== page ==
Better yet, what if the sounds we use were simply the rantings of a grumpy Bigfoot annoyed by the trespasses of some little Bigfeet? What if, when we howl at Bigfoot in the night, we are actually uttering some horrific Ape-Man insults. Like “Get your skunk smellin’ little Bigfoot butt out of my territory?”

What if we can’t find Bigfoot because we’ve mistakenly insulted him so much that he finds us unworthy of spending his time with?

Just a thought.

Maybe it is all our fault.

I bid you adieu…and a don’t.

Adieu…continue to search for Bigfoot if you’re so inclined. It would be nice to be able to redeem our species in his eyes.

A don’t…holler things at him if you don’t know what they mean.

Happy Birthday Honey or Why Didn’t She Kill Me and How I Almost Got Us Killed; A Story in Seven Parts

Part 7

An Ending And Almost Many Endings


I’m as ready for this recounting to be over as anyone who has been following the story. Let me tell you the story of how I almost died. And almost killed my wife. And our car. And possibly a few other people. And then drove well under the limit for about twenty miles so that any witnesses would pass me and put many miles between us.

We vacated our hotel room and found the outside ambience to be quite pleasant and we took comfort in that. We were hobbits (by this I mean we were “off home”) and if we had to go back home, me to my horrible job and her to having to live with me after coming home from my horrible job, at least we could drive home under partially cloudy skies with a beautiful breeze and no rainy looking stuff on the horizon.

We encountered something much worse than weather. Our gps. Apparently it had no idea there was construction going on and every time we turned off to follow the detours it would become huffy and demand that we turn left through those orange and white barrier things they set up to prevent you turning left. Then it would recalculate and order us to U-turn or perform some other illegal traffic maneuver. If you’ve ever used a gps you’ll likely understand. It just goes to reinforce my opinion that we’ve become too dependent upon technology, but I won’t preach about that.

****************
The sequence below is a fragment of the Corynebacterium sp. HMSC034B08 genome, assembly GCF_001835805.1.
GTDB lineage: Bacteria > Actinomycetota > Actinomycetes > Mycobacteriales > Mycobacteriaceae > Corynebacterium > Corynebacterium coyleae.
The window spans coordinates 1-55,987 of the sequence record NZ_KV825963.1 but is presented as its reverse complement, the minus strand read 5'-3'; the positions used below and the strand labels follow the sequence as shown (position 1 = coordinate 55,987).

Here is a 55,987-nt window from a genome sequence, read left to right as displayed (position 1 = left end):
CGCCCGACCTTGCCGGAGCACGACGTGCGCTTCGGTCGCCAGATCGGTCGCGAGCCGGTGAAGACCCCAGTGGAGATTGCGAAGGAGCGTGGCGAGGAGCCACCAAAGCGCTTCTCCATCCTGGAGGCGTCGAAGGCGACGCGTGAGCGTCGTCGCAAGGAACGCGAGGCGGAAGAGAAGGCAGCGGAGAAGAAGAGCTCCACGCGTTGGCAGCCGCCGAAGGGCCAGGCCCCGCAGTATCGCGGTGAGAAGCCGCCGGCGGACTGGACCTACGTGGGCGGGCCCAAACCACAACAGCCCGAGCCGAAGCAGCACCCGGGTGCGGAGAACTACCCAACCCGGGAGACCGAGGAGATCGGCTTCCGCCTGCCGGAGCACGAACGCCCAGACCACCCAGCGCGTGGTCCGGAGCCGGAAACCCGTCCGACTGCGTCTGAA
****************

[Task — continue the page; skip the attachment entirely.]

When we finally got out onto a highway we remembered we just shut the thing off and drove. It was a repeat of the trip out with the radio and talking and pointing out things we’d missed on the initial trip. We stopped again in the town in which we’d encountered the country roughers from the first trip post. There was an intriguing sign we’d seen for a place called Hidden Hollow and we had determined to stop on the way back. So we did. And it was all we expected. A hollow not visible from the roadway, hence the name, with a gazebo and a statue carved from a standing tree stump and winding paths that led around these things and back into a wooded area that ended in a small pool that disappeared, or perhaps exuded from, underneath a large outcropping of rock. There were several fry visible in the water and a blue dragonfly seemed to be leading us to the end of the path. It would fly ahead of us, alight upon a branch and then take off again as we got closer. Just a bit of nature that happened to coincide with our approach, surely, but in the serene surroundings it felt like a bit more than it was. The photo attached is one my wife took and I’ve long held the belief that she should sell postcards. If you agree please let me know. I know this is a lot to ask, you not knowing of more than a single piece of her work, but if you at least like this one it’ll make her day to know about it.